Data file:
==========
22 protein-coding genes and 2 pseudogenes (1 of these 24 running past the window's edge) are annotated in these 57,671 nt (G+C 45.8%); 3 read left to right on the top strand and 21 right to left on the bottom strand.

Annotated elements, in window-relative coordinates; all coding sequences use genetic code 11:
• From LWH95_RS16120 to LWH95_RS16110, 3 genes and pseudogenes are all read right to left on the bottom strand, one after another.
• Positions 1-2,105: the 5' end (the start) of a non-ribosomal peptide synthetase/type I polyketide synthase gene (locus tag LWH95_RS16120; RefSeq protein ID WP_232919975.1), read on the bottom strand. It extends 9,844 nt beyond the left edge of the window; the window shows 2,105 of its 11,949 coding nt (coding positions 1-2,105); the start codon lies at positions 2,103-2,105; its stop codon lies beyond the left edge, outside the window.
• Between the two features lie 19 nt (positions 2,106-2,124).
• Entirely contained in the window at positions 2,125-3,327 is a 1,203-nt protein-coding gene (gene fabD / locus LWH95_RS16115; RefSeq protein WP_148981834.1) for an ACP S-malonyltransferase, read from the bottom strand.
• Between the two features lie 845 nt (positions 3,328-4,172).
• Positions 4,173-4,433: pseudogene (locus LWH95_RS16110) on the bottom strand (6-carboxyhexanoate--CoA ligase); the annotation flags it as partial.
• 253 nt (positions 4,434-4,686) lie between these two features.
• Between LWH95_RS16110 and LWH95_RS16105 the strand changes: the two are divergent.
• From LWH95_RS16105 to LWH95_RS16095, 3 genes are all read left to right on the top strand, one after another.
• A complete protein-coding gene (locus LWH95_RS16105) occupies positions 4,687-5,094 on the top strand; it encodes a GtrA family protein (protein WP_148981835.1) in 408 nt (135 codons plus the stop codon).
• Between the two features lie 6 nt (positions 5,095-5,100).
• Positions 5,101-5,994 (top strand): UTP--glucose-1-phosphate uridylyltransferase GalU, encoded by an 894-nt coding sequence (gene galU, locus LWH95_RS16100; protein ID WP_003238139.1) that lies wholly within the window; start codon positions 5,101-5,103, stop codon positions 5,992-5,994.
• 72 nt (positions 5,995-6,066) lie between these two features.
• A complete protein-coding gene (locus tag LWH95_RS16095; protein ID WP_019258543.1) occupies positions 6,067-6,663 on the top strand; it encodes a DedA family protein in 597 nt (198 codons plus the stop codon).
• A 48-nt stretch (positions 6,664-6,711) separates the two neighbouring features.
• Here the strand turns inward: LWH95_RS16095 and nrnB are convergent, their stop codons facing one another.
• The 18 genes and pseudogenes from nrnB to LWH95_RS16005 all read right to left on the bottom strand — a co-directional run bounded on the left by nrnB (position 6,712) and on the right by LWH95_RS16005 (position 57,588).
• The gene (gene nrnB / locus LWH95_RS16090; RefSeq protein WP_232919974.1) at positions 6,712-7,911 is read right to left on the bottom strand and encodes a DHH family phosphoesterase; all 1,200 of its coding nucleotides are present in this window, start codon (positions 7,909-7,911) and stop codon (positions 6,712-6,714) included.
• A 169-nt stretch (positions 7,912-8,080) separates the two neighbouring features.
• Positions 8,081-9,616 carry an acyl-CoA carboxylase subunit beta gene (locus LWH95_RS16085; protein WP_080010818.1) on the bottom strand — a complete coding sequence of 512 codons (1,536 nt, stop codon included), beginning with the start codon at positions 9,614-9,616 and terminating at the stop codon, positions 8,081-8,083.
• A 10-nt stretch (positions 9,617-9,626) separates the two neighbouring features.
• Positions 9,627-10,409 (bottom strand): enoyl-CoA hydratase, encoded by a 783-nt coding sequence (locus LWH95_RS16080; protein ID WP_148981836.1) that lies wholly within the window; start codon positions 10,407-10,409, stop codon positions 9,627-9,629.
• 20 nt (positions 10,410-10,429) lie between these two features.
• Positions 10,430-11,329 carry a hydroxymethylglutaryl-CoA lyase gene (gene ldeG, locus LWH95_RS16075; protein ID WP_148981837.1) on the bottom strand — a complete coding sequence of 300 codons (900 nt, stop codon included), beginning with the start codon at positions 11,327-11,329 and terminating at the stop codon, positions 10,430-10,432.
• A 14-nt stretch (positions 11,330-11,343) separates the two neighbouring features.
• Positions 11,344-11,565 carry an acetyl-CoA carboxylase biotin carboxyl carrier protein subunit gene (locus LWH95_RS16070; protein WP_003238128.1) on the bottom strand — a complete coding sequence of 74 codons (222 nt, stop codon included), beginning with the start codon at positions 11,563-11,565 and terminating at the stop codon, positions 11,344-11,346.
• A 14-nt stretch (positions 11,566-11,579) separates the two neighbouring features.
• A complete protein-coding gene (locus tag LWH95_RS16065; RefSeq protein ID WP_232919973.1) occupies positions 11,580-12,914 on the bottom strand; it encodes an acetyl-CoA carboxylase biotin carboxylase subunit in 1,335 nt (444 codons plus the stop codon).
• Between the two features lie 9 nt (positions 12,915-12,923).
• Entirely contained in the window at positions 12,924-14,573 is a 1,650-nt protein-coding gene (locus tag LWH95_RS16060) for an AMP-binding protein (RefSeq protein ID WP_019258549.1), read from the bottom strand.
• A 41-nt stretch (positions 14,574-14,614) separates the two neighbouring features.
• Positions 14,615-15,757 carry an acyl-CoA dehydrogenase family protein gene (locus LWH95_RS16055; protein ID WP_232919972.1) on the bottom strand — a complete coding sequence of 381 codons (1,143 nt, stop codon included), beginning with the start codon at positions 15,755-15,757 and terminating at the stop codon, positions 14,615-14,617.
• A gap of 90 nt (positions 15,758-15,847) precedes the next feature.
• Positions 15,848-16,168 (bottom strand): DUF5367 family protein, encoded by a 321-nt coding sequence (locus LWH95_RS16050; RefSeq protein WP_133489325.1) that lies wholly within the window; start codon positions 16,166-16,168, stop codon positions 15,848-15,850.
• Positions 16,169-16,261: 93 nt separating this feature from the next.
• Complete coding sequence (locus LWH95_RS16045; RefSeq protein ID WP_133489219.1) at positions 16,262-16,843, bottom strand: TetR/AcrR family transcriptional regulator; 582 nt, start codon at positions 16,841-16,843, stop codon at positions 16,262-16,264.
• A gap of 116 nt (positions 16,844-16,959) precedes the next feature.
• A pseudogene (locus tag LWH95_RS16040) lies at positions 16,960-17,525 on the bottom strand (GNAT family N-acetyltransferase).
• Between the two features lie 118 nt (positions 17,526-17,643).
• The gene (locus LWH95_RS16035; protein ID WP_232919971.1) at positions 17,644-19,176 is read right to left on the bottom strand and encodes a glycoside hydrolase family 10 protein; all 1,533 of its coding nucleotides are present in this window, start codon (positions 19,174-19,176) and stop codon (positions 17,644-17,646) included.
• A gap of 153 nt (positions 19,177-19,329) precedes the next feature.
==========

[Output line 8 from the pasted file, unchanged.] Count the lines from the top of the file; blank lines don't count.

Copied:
• Positions 4,173-4,433: pseudogene (locus LWH95_RS16110) on the bottom strand (6-carboxyhexanoate--CoA ligase); the annotation flags it as partial.